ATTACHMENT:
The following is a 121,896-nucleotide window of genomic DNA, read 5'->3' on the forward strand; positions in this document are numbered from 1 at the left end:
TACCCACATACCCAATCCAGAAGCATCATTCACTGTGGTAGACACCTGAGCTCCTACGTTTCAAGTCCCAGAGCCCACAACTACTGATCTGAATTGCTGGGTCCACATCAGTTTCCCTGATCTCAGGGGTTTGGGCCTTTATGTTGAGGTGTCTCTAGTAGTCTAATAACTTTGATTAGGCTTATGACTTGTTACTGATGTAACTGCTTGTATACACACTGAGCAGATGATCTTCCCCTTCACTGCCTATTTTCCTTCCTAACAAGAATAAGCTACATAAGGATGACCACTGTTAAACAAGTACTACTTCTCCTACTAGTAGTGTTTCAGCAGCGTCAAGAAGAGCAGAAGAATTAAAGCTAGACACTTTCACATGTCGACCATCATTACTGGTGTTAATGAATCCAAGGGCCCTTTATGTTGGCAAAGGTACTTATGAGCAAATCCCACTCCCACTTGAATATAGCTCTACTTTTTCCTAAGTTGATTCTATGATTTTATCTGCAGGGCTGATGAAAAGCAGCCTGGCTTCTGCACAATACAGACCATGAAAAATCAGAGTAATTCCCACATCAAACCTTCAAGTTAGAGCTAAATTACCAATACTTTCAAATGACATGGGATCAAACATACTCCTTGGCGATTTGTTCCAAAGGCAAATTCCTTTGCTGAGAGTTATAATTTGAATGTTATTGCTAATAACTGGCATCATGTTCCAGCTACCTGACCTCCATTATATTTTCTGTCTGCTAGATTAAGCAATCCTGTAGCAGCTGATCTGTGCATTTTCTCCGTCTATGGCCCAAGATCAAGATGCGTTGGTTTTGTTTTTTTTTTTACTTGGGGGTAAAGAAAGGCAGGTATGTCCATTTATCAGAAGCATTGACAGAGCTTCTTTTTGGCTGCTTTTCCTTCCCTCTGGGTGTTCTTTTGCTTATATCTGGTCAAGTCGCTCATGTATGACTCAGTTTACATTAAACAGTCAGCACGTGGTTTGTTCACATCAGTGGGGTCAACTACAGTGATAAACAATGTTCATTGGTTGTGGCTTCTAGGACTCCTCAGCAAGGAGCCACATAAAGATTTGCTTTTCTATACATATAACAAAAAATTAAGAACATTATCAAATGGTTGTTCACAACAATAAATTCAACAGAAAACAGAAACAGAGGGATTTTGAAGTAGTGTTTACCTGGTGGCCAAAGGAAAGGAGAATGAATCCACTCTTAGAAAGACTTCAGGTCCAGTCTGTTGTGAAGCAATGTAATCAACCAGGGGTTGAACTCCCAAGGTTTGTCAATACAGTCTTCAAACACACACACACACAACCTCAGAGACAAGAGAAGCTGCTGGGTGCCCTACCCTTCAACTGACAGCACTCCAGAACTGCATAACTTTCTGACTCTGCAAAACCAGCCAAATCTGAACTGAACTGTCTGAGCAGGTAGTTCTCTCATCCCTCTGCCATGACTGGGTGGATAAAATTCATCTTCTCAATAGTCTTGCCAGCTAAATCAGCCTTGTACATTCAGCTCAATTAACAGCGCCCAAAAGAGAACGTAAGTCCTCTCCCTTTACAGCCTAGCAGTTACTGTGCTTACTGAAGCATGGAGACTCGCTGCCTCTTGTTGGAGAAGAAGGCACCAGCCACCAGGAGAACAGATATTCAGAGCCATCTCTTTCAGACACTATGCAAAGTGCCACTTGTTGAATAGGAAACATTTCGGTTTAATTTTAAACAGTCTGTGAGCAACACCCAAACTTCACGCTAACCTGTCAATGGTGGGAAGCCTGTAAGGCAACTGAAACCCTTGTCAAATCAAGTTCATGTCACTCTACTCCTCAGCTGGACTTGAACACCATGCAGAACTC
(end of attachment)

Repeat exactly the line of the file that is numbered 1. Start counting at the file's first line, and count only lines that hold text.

The following is a 121,896-nucleotide window of genomic DNA, read 5'->3' on the forward strand; positions in this document are numbered from 1 at the left end: